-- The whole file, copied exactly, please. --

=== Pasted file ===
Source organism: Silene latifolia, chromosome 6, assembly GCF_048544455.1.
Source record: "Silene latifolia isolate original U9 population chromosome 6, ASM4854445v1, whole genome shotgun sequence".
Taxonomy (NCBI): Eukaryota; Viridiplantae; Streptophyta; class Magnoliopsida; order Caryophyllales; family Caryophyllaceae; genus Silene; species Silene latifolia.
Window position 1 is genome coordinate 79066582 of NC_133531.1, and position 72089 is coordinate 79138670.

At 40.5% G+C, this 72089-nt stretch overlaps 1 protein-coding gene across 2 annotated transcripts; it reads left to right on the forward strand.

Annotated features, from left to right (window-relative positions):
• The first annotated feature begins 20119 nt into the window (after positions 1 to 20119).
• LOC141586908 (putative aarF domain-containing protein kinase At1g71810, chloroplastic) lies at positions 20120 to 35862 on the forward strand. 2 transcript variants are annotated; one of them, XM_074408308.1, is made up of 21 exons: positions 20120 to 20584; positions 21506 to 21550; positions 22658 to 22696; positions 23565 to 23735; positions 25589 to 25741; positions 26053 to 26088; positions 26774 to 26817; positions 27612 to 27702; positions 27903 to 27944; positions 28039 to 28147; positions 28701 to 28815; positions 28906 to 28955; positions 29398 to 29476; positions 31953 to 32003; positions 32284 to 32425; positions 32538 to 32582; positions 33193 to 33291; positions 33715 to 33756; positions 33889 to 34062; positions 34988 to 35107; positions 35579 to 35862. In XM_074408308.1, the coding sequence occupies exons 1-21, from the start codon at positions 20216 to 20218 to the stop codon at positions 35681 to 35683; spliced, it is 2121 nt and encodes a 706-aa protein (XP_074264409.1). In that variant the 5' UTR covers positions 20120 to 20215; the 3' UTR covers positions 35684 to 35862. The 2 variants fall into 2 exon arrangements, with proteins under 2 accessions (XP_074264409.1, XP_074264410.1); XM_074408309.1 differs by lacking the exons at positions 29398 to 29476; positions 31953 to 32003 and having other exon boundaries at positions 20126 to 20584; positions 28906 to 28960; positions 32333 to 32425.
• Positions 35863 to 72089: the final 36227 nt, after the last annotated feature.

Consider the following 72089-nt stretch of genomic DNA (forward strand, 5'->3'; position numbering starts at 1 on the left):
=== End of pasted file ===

Source organism: Silene latifolia, chromosome 6, assembly GCF_048544455.1.
Source record: "Silene latifolia isolate original U9 population chromosome 6, ASM4854445v1, whole genome shotgun sequence".
Taxonomy (NCBI): Eukaryota; Viridiplantae; Streptophyta; class Magnoliopsida; order Caryophyllales; family Caryophyllaceae; genus Silene; species Silene latifolia.
Window position 1 is genome coordinate 79066582 of NC_133531.1, and position 72089 is coordinate 79138670.

At 40.5% G+C, this 72089-nt stretch overlaps 1 protein-coding gene across 2 annotated transcripts; it reads left to right on the forward strand.

Annotated features, from left to right (window-relative positions):
• The first annotated feature begins 20119 nt into the window (after positions 1 to 20119).
• LOC141586908 (putative aarF domain-containing protein kinase At1g71810, chloroplastic) lies at positions 20120 to 35862 on the forward strand. 2 transcript variants are annotated; one of them, XM_074408308.1, is made up of 21 exons: positions 20120 to 20584; positions 21506 to 21550; positions 22658 to 22696; positions 23565 to 23735; positions 25589 to 25741; positions 26053 to 26088; positions 26774 to 26817; positions 27612 to 27702; positions 27903 to 27944; positions 28039 to 28147; positions 28701 to 28815; positions 28906 to 28955; positions 29398 to 29476; positions 31953 to 32003; positions 32284 to 32425; positions 32538 to 32582; positions 33193 to 33291; positions 33715 to 33756; positions 33889 to 34062; positions 34988 to 35107; positions 35579 to 35862. In XM_074408308.1, the coding sequence occupies exons 1-21, from the start codon at positions 20216 to 20218 to the stop codon at positions 35681 to 35683; spliced, it is 2121 nt and encodes a 706-aa protein (XP_074264409.1). In that variant the 5' UTR covers positions 20120 to 20215; the 3' UTR covers positions 35684 to 35862. The 2 variants fall into 2 exon arrangements, with proteins under 2 accessions (XP_074264409.1, XP_074264410.1); XM_074408309.1 differs by lacking the exons at positions 29398 to 29476; positions 31953 to 32003 and having other exon boundaries at positions 20126 to 20584; positions 28906 to 28960; positions 32333 to 32425.
• Positions 35863 to 72089: the final 36227 nt, after the last annotated feature.

Consider the following 72089-nt stretch of genomic DNA (forward strand, 5'->3'; position numbering starts at 1 on the left):